Zambrano apologizes after criticizing Cubs fans for booing him
The Cubs' ace, who recently signed a $91.5 million contract and is winless since July 29, said his apology came from his heart. He said he was sorry during a news briefing after he'd met earlier with team president John McDonough and general manager Jim Hendry.
"I'm a grown man. I know when I make a mistake. I know what I'm doing. I know when I have to come to whoever I offended. I don't think somebody has to tell me what to do," Zambrano said.
"I'm sure he went to bed last night feeling bad and I'm sure he woke up this morning feeling worse," Hendry said.
"Nobody made him say anything or told him he had to do something. He knew he made a mistake and I think he's very disappointed in himself. He puts a lot on himself to try to help us win."
Zambrano was rocked for eight runs, seven hits and walked five in 4 1/3 innings. And he also ran through third base coach Mike Quade's stop sign and was tagged out easily during an 11-3 rout Monday.
Zambrano has a 9.56 ERA in three starts since Aug. 17, when the Cubs gave him a $91.5 million, five-year contract extension through 2012, and he is 0-5 with an 8.29 ERA in six starts since beating Cincinnati on July 29.
As he left the game Monday and walked to the dugout in the fifth inning, Zambrano pointed to his head to tell the fans he heard them.
"I will remember that," Zambrano said of the fan reaction. "I don't want to stink and [have] bad outings. I know the great moment of my career will come."
"I don't understand why the fans were booing at me. I can't understand that," Zambrano said. "I thought these were the greatest fans in baseball. They showed me today they just care about them. That's no fair. Because when you are struggling, that's when you want to feel the support of the fans."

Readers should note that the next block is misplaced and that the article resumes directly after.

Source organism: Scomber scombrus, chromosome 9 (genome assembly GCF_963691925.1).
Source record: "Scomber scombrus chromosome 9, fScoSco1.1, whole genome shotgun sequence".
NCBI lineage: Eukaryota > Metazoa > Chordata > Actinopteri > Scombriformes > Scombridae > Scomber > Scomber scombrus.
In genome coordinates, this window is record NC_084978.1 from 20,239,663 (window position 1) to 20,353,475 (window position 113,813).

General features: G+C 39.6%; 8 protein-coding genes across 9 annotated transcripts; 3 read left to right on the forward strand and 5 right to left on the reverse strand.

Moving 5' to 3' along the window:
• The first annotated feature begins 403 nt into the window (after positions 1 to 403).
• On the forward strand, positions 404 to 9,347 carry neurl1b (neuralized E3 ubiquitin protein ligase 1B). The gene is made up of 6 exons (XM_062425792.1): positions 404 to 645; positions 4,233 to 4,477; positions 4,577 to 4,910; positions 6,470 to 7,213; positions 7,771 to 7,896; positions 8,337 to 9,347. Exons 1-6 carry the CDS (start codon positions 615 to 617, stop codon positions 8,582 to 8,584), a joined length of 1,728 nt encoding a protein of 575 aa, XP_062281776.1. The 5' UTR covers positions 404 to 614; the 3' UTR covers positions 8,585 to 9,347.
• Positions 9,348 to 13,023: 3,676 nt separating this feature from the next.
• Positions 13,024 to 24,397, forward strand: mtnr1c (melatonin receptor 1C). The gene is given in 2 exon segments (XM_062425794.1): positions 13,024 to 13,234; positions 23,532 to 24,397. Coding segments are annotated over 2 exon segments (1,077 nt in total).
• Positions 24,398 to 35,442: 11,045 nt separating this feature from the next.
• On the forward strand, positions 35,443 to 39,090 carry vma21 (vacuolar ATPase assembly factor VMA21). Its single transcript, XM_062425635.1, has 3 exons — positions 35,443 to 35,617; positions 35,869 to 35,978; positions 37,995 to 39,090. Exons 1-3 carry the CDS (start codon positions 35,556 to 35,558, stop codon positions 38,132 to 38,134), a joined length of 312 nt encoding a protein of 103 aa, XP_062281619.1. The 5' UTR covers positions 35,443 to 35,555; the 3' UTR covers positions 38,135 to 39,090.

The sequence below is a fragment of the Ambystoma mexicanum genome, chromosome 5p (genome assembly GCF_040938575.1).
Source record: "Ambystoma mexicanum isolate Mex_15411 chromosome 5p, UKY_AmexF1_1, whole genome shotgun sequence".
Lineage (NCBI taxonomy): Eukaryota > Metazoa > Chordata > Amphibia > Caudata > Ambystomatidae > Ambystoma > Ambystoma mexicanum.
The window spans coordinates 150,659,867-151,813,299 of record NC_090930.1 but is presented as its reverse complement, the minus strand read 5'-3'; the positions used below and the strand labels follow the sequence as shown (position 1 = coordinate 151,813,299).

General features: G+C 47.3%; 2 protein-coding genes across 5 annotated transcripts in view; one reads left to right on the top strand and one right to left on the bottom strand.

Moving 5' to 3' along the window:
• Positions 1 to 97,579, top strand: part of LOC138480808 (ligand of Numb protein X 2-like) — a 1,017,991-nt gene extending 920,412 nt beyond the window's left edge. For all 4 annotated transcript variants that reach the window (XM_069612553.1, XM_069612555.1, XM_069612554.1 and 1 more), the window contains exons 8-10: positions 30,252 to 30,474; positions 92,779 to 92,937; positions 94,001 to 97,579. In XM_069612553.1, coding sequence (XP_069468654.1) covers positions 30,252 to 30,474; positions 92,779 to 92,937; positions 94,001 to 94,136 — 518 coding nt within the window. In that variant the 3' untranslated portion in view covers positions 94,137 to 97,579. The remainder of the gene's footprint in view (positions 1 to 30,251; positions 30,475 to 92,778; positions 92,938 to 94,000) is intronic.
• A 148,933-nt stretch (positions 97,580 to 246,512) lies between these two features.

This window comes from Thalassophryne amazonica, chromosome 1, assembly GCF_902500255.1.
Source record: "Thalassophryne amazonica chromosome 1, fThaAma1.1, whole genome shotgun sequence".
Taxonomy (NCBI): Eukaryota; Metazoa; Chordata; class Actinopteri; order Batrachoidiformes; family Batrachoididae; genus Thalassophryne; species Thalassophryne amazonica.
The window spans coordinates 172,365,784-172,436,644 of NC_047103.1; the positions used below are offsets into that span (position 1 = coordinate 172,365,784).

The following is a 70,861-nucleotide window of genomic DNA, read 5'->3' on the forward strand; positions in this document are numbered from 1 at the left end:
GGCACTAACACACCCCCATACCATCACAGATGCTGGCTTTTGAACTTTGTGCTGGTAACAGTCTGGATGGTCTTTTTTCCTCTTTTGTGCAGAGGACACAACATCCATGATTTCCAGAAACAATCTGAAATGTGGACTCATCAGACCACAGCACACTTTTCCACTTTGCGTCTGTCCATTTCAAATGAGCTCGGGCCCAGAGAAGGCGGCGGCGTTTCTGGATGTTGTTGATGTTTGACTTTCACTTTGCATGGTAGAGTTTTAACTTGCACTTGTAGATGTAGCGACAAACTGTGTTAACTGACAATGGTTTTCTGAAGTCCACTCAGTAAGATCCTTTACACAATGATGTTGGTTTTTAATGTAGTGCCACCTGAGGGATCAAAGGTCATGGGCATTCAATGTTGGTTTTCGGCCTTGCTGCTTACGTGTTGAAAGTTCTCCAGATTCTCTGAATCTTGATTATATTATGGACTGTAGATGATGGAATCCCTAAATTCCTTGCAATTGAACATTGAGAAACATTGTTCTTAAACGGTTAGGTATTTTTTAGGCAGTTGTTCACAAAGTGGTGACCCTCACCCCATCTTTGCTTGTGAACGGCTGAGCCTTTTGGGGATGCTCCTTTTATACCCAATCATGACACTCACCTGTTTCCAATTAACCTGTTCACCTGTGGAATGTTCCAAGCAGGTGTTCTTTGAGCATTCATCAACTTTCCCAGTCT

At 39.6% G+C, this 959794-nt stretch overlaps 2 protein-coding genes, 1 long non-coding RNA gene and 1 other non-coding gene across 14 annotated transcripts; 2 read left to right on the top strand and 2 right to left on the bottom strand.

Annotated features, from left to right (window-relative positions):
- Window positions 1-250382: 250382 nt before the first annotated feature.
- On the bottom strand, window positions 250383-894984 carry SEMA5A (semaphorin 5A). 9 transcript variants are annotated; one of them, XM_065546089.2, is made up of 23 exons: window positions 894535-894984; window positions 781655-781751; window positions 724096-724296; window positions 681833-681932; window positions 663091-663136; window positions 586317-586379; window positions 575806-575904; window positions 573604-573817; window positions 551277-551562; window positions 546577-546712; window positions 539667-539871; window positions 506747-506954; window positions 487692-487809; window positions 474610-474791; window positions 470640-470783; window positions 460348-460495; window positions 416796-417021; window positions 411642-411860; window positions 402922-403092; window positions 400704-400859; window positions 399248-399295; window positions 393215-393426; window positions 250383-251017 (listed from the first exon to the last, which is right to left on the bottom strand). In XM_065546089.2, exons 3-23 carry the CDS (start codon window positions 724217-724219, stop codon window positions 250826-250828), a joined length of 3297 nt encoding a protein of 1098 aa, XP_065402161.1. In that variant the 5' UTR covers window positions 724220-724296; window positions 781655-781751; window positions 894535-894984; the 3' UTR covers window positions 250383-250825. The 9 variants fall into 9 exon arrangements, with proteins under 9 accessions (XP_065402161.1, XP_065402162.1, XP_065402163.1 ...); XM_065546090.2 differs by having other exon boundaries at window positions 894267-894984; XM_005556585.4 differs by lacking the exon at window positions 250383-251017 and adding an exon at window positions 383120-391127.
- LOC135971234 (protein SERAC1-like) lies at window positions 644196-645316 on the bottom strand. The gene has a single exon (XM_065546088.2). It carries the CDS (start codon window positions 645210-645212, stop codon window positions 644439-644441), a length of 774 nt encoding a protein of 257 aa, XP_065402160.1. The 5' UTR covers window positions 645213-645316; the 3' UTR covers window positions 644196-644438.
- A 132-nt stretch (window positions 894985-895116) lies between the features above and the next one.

But Zambrano had a different view on Tuesday.
"I love the Cubs fans. I still think they are still the greatest fans of baseball," he said. "They have the right to boo people, do whatever they have to do because they have been waiting for 99 years. Sometimes we don't do a good job and they get frustrated, too. I apologize to them."
Zambrano has promised to stop wasting some of his emotional energy. He drew a stare from Milwaukee star Prince Fielder recently when he went into a fist-pumping celebratory display after a first-inning strikeout.
Earlier this season he got into a dugout altercation with catcher Michael Barrett that carried over into the clubhouse, where Barrett got a black eye and needed stitches in his lip.
Zambrano's also broken a bat over his knee in anger and slammed his helmet down so hard after being thrown out at first that it bounced all the way into right field.
Now, he's joined a fraternity -- Cubs players who've been booed at Wrigley Field.
"I think I reacted to something that people did to me. That's just reaction," he said.
"It's not that I have to be in control of my emotions. I know what I can control and know what I can't. I reacted to something I've never seen before. It was overwhelming."
Manager Lou Piniella, who's been know to have an emotional outburst or two during his long career as a player and manager, said he and pitching coach Larry Rothschild would meet with the big right-hander and try to get him pitching like he was in June and July, when he won 9 of 11.
"He's a good kid, he really is. A good young man, he doesn't mean any harm," Piniella aid.
"He and I probably have a lot of in common because I've stuck my foot in my mouth a lot of times, too. As I've gotten older, I've gotten a little wiser. And you make mistakes in life and when you make mistakes, you're a man and you apologize like he did. And that's it."
Copyright 2007 by The Associated Press